Tuesday, November 29, 2005

Berkeley Still Kow-Tows to Mao

Throughout most of the intellectually coherent world, Chinese dictator Mao Zedong is understood to be a mass murder. The only remaining question is the exact scale of his atrocities. But Mao still has his defenders, mostly on American college campuses, and, of course, especially in Berkeley, California, where the publication of a recent book exposing Mao’s murderous reign has stirred the ire of the remaining True Believers of the left.

In "Mao: The Unknown Story," authors Jung Chang and Jon Halliday portray Mao (1893-1976) as a cynical hedonist who rose to absolute power on Soviet strongman Josef Stalin's muscle and his willingness to crush millions of peasants in famine, war and sadistic repression.

The authors, who spent a decade on the project and scoured private and government records in China and Russia, say Mao killed 10 times more innocents than Hitler and was as pitiless as he was incompetent as a revolutionary. The fabled Long March of the 1930s? Bungled. The Cultural Revolution of the '60s and '70s? Nothing more than a murderous fit of pique by a tyrant upset that he'd been crossed by rivals and enamored of public torture.

Mao was, however, a genius of spin. The authors say he sold international leftists a fairy tale of a corrupt state transformed by revolution from the bottom up.

"It was mainly, I think, hot air," Halliday dryly told a large crowd during an appearance at UC Berkeley's Haas School of Business earlier this month.

Such heresies cannot be borne in silence, and the leftist diehards, still pining for the glories of communism have taken to the streets to denounce the book.

"It's just outrageous," said Gary Miller, a volunteer at Berkeley's Revolution Books, as he leafleted the authors' event on campus. "A lot of people look with a great deal of affection at the Mao years because China's been turned into one giant sweatshop."

In October, the city of Berkeley celebrated Bob Avakian Day in honor of one of the city's most stalwart revolutionary sons. A few weeks later, Raymond Lotta, a Chicago-based Maoist political economist and author, spoke to students at UCLA and UC Berkeley in what he called a bid to set the record straight.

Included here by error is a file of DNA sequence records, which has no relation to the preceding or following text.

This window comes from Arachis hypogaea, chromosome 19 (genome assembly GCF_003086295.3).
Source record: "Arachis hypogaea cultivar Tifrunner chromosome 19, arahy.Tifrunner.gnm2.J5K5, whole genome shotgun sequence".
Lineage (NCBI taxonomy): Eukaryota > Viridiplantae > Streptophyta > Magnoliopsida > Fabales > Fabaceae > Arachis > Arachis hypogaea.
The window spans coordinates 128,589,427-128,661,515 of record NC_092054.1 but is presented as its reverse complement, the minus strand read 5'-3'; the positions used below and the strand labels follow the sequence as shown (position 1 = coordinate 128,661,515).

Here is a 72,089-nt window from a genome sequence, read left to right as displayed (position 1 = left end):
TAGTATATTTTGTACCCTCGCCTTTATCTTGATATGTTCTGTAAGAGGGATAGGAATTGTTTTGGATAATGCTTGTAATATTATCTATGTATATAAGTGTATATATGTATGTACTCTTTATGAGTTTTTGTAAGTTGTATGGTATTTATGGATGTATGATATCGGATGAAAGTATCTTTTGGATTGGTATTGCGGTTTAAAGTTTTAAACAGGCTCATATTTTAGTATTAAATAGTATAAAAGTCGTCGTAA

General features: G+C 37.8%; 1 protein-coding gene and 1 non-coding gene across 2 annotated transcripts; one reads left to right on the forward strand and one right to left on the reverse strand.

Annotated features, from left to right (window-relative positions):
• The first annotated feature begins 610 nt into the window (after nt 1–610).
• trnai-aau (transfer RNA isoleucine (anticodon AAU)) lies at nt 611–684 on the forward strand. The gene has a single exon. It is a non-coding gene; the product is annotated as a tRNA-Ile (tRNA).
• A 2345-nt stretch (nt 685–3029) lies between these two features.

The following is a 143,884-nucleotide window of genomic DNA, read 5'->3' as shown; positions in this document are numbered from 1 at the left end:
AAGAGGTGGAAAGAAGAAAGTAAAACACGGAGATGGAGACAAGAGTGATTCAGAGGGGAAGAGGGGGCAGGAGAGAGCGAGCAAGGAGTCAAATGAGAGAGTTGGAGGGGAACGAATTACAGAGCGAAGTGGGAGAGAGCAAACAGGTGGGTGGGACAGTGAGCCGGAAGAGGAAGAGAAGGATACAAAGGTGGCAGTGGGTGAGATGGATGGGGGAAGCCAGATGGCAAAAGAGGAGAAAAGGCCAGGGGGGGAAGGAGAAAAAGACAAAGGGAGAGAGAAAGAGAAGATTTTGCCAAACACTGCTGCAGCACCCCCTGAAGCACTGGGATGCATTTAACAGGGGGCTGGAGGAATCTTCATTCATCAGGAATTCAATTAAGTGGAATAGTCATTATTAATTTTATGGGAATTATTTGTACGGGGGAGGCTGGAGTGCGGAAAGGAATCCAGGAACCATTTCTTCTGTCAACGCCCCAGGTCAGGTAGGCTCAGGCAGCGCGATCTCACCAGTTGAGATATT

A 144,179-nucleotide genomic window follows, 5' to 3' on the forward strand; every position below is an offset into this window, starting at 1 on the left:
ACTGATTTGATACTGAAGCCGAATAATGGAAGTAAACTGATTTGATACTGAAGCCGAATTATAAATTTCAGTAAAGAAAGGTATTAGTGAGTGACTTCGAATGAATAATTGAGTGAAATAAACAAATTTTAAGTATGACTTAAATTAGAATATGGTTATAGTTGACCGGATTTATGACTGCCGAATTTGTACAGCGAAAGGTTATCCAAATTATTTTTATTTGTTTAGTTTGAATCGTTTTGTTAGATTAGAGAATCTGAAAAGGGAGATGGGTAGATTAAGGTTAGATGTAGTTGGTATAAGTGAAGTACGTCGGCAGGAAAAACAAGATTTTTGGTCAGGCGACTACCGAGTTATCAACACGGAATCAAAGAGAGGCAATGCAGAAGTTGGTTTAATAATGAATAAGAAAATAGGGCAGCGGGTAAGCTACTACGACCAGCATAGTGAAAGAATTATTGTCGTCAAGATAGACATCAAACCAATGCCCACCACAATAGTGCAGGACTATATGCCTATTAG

Bob Avakian – for the overwhelming majority of people who don’t know – is a Berkeley, California, native who spent the late 60’s organizing various communist groups in the US, including comically named Students for a Democratic Society (something no communist country has ever produced). He currently lives abroad, and continues to embrace the Marxist-Leninist philosophy that filled so many mass graves across the world. That Berkeley would name a day after him speaks volumes about the mindset that prevails in that city.

"What sets this apart from other historical studies is that this person Mao, who led an historic revolution and changed the landscape of China and was an inspiration throughout the world -- they're saying this was a scheming, bloodthirsty opportunist who was evil from the day he was born to the day he died and who hijacked a revolution," Lotta said. "I think it's part of a continuing attempt to discredit communism and Maoism and any alternative to the current world order."

Apparently Mr. Lotta believes that the factual events of the last several decades are part of a giant, mystical conspiracy to discredit communism. That’s called "denial." But Mr. Lotta tramps across California, lecturing college students to that effect - and Americans wonder what’s gone wrong at their universities…

Tom Gold, associate dean of international and area studies at UC Berkeley, said he visited China on a guided tour in 1975 and was impressed. "You can't just say it was one evil person," he said in a phone interview. "What Mao did was tap into some sort of psychology. You cannot get away from saying that Mao tapped into something."

Mr. Gold – an associate dean, no less! – inadvertantly makes himself a perfect, almost comic, example of the naïve leftist scholar, who takes a GUIDED tour, which means he saw only what the communist government of China wanted him to see, and then concludes that everything was just peaches and cream in the People’s Republic. Does it not strike Dean Gold as odd that the People's Republic of China (just like the USSR) did not generally permit unguided tours? Does Dean Gold understand the meaning of the phrase "Potemkin Village?"

As for Mao’s "tap[ping] into some sort of psychology," Dean Gold might consider that the exact same thing could be said of Adolph Hitler during the late 1930’s. Of course, that would be too obvious for the good Dean, after all, he works for the University of California. Reality and common sense are not held in high regard there.